4 ways to book more and better shows using data
Streaming platforms are not just convenient for consumers, but they provide some helpful tools for the artists as well. By looking at how many listeners you have, where they are located, and where similar artists have performed, musicians can expand their fanbase easier than ever before!
A guest post by Angela Mastrogiacomo from ReverbNation
With data being readily available on streaming platforms, musicians and booking agencies can book more location-targeted shows. For emerging artists who haven’t played a tour, most booking agents have to take a risk about how many tickets they can sell. With the availability of streaming data, now everyone can see how many listeners there are in each city and country, and they can make a more realistic estimate of how many listeners they can bring to the show.
Streaming data also allows many booking agents to discover artists early in their career. There are many artists on streaming platforms who might have thousands of listeners and might not have played a show, nor considered playing live at all. This information can be used both by the booking agent, and an artist to book shows. In this blog post, we’re sharing four ways you can use data for booking shows.
1. Look at the Location Data
Most streaming platforms will give you data about your listeners based on demographic and geographic information. The geographic information will typically be broken down into cities and countries. Location data will probably be one of the most important and useful data points you can use for booking shows because the streaming platforms give you the number of unique listeners. If you have a substantial amount of listeners in a given city and you haven’t played there yet, it would be a logical next step to look for venues to play in that city. On the contrary, it would not make sense to book a show in a city if you don’t have any listeners there. This way, you can save money and make much better-touring decisions.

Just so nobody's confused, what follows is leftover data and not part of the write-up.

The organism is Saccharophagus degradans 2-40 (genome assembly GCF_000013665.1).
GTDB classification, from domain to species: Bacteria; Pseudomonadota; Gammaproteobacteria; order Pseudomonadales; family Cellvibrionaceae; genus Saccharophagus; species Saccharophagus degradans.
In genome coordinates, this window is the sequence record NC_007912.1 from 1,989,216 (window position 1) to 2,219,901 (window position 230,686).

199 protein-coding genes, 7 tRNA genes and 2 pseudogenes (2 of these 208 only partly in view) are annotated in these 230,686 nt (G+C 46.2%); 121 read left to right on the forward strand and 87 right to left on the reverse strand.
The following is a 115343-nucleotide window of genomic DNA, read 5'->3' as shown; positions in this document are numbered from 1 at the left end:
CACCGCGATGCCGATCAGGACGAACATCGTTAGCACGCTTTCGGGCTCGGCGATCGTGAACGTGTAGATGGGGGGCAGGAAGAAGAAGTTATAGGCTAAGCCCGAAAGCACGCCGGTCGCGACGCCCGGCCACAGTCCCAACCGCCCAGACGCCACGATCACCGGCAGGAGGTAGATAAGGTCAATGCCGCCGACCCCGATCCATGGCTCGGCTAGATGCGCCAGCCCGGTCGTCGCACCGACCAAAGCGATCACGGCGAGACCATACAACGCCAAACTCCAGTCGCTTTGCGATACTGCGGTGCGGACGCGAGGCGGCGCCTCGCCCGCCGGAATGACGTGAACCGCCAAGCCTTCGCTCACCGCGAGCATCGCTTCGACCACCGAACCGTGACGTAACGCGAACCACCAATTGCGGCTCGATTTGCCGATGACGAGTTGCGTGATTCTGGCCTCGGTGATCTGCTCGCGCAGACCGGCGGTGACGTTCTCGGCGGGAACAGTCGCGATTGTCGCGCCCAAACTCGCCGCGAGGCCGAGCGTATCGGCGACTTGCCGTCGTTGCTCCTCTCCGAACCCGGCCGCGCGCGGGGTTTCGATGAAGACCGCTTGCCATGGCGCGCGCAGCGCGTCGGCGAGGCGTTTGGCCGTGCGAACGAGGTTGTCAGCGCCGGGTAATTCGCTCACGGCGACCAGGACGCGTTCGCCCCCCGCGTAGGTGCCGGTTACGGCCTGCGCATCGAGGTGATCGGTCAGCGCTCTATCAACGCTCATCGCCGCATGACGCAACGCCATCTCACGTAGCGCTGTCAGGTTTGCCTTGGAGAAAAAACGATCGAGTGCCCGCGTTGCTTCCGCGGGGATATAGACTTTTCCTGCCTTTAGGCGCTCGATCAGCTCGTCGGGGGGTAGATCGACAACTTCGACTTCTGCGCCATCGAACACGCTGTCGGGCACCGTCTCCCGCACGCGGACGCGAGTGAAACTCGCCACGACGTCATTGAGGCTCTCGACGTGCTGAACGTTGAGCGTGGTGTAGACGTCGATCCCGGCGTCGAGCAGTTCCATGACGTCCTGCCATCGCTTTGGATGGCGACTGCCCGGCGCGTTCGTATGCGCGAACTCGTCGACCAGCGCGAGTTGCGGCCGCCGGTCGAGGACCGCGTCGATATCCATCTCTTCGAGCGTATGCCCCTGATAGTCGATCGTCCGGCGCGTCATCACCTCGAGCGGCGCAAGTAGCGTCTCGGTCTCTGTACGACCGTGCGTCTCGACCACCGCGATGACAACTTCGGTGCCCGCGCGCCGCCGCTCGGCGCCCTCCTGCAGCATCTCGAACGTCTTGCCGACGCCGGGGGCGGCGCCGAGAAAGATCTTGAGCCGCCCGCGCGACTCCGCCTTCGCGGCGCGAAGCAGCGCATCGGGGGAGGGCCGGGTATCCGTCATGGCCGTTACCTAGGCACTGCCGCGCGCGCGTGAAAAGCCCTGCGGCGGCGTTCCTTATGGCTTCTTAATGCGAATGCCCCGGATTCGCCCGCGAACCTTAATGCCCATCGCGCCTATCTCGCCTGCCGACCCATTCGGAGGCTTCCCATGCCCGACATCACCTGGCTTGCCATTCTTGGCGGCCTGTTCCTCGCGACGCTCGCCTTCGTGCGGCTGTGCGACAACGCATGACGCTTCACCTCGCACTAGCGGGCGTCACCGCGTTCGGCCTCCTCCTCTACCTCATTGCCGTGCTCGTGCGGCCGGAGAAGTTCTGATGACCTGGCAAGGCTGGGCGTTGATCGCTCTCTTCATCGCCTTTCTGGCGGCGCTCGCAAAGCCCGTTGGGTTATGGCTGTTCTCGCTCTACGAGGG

With the streaming data, you also can see the data for individual songs. That way, you can also see which styles perform better than others, and if they do, where do they perform well. The reverse look up based on location is unfortunately not available right now. In any case, if your music is on a streaming platform, you will be able to see where your overall audience lives.
2. Get More Followers to Follow Your Page
When it comes to listener data, the number of listeners is not the sole factor to take into account. In fact, if you take just the number of listeners as a decision-making factor, you’re probably making a mistake, because not everyone who listens to your music might become a fan. Someone might have heard your song through a playlist or through a radio algorithm. The people who truly might come to your shows can be better scaled with the number of followers you have. These are people who actually follow your music actively, and are interested to hear more music from you and who come to your shows. So, it would be a great idea to get people to follow your page, and use that data to see what locations your followers are in.
3. Look into Big Cities, and Smaller Venues to Start
Once you aggregate your listener and follower data in a given city, it would be a great idea to start with smaller venues. When you’re first starting your career, it looks so much better to be sold out on a smaller venue than to have a large venue and not even fill it up halfway. Moreover, creating a sold-out concert experience adds a new level of demand to your future shows in that given city.
Playing in big cities is also great because you have more people who might come to a show, and you have more press outlets to promote your show and get the word out.
4. Check out Tour Locations of Artists Who Sound Like You
A solid way to build your tour schedule is also to check out the previous tour schedules of artists who sound like you and who are in a similar stage of their artistic career as you. Perhaps they did their data research as well, and you can utilize that. A show that has turned out well for them might also work for you. Especially if you have a similar sound, it would mean that the audience for that concert might also come to your show. In this case, you can analyze what worked and what did not work for them. Better yet, you can contact that artist and pick their brains about their tour experience in a given location or venue.
These are four ways you can use data to book shows. Keep in mind that there are many other ways you can use data, as it is an ever-evolving technology with new opportunities. However, today’s platforms offer a great way for you to use data to make better booking choices, and you should absolutely take advantage of it.
Angela Mastrogiacomo is the founder and CEO of Muddy Paw PR. She loves ice cream, reality TV, and hanging with her dog Sawyer.